By JAKE SEXTON
As Black History Month draws to a close, I hope it’s not too late to recommend some great titles celebrating the amazing contributions of African Americans to our society and culture.
I’m excited about two recent biographies about two very different musicians with impressive cultural contributions and complicated lives. Howie Abrams’ “Finding Joseph I: An Oral History of H.R. from Bad Brains,” tells the story of enigmatic punk rock icon Paul “H.R.” Hudson, his influential time in the hardcore scene, and his personal battles with mental illness. The book combines his own words and views with interviews with his friends, family, and musical compatriots.
In a completely differently musical genre, we have “The Beautiful Ones” by Prince. The revolutionary musician had begun writing his memoirs at the time of his death, and this book is a combination of that unfinished work, a long intro from his collaborator Dan Piepenbring, a scrapbook of photos and other writings, and a handwritten draft of Prince’s script for “Purple Rain.”
Abolitionist Frederick Douglass’ autobiography is one of the most famous works of American memoir, but a new interpretation helps bring his story to life for modern generations. “The Life of Frederick Douglass: A graphic narrative of a slave’s journey from bondage to freedom” takes Douglass’ life story and turns it into a graphic novel. Writer David F. Walker and artists Damon Smyth and Marissa Louise combine Douglass’ words with dramatic artwork to depict Douglass’ harsh upbringing in the grips of slavery, escape to freedom, and powerful impact as an activist and orator.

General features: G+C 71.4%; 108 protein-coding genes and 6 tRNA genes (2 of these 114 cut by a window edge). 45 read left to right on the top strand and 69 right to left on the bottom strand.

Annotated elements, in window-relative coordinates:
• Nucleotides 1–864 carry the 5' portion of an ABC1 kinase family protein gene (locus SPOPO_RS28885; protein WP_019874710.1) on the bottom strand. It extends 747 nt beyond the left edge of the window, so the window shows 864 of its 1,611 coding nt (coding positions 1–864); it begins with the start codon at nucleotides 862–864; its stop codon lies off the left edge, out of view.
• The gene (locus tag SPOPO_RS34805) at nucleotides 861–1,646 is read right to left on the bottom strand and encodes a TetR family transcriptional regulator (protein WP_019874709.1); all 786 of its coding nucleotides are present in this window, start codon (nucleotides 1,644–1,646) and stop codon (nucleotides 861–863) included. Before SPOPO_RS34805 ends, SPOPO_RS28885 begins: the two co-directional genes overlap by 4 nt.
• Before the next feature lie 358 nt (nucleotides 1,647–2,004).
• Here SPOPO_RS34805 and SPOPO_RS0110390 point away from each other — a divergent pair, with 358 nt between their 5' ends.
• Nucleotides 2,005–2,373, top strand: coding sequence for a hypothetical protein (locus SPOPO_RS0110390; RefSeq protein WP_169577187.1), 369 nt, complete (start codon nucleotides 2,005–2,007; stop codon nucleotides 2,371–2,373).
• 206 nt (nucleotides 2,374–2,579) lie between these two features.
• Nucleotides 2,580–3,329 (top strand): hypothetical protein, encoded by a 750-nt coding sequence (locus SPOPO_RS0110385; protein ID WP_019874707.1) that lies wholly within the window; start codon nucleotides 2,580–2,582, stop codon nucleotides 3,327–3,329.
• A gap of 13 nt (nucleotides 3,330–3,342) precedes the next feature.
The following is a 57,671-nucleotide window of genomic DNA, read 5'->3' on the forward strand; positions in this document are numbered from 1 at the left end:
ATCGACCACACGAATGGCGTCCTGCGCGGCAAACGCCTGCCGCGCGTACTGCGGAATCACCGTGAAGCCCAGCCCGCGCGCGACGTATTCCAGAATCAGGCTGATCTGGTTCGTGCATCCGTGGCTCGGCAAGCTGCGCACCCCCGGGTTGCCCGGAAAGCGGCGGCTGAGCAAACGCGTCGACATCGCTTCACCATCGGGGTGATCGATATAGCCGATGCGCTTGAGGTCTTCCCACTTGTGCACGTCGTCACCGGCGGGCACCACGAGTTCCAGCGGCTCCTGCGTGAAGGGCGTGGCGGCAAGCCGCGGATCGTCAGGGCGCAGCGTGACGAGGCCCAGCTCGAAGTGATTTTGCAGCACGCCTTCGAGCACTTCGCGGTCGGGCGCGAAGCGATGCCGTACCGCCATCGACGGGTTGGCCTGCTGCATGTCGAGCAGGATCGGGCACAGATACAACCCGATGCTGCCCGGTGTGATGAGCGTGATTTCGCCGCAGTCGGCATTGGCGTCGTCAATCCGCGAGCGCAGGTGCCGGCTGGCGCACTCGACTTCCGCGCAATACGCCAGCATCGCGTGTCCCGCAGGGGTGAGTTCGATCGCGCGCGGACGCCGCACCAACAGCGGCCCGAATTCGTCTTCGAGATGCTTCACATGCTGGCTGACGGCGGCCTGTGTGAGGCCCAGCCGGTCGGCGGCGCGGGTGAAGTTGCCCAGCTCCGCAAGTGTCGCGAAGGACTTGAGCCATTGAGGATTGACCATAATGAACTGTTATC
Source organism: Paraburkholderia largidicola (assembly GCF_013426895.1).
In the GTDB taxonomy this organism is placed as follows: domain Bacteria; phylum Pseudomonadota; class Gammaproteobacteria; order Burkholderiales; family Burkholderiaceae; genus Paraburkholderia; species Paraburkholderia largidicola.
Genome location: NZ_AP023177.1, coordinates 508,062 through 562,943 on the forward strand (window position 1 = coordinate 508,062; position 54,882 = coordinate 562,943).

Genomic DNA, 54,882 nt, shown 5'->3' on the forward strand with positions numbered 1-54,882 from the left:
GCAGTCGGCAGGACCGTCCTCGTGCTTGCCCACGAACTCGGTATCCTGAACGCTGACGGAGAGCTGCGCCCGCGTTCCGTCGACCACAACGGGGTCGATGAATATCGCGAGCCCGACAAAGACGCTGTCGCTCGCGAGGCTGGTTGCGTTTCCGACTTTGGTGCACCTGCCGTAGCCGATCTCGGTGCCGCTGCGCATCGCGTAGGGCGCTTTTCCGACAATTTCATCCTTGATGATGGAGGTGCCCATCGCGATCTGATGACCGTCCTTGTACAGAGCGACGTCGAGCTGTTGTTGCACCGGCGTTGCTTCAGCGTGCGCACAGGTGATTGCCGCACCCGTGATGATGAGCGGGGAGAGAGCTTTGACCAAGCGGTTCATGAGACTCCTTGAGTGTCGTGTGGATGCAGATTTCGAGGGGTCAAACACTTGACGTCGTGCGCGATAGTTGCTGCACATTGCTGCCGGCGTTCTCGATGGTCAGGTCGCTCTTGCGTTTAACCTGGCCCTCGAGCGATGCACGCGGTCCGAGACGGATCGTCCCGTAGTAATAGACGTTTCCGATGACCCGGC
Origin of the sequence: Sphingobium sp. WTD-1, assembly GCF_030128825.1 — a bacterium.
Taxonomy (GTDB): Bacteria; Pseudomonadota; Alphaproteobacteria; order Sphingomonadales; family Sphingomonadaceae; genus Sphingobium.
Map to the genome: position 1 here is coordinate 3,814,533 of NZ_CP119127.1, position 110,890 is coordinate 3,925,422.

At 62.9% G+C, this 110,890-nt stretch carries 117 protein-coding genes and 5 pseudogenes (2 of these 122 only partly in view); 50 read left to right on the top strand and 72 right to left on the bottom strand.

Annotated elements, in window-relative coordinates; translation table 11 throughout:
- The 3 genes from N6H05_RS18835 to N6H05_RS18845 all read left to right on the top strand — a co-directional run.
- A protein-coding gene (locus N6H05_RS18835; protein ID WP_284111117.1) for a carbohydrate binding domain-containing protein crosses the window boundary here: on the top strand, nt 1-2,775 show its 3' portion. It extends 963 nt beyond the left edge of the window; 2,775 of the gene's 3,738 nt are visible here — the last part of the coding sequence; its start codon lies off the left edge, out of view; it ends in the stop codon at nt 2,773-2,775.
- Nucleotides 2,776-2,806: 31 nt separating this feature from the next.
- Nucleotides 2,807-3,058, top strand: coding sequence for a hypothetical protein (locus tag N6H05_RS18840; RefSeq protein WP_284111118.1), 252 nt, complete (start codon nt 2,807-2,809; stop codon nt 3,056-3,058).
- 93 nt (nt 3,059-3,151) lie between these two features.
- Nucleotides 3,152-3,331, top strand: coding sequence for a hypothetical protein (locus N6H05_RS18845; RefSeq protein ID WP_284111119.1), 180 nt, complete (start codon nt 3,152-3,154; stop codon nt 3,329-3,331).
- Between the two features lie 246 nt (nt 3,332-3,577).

One of the gratifying stories of this year’s Academy Awards was the success of the short, animated film “Hair Love.” The movie is a humorous yet surprisingly emotional story about a black father and daughter, attempting to style the young girl’s hair before a special visit to Mom. Former NFL player Mathew A. Cherry raised money online to produce the film, only to have it meet critical acclaim and popularity after years of hard work. Cherry and illustrator Vashti Harrison have created an accompanying “Hair Love” children’s book, telling the same story of Dad, Zuri, and Zuri’s beautiful hair.
While Black History Month is primarily about highlighting the accomplishments of black Americans, there are several important new books about broad historical patterns of African Americans in the 20th century. The first is the powerful and award-winning “The Color of Law: A Forgotten History of How Our Government Segregated America,” by Richard Rothstein. It is an unrelenting look at how the past and present geographic segregation of black people in America didn’t happen because of a coincidental confluence of individual choices but was caused by explicit government policies. The book details dozens of examples of redlining, discriminatory loan policies, racist housing covenants, and many other tactics designed to exclude African Americans, but thankfully does conclude with some ideas of how to rectify this damage.
Another exciting new title is Blair Imani’s new “Making Our Way Home: The Great Migration and the Black American Dream.” This book reflects on the decades of migration of black Americans from the South to all regions of the country, and their impact on the culture and politics of the entire nation. The historical facts are accompanied by tales from the famed lives of people like James Baldwin and Ella Fitzgerald, and are even more compelling thanks to the artwork of Rachelle Baker.
On March 7 at the library, writer and humorist Richard Lederer will give a presentation about a different kind of history, the history of names. Starts at 1 p.m., come early because it will be crowded!
— Jake Sexton is a librarian at the La Mesa Branch Library.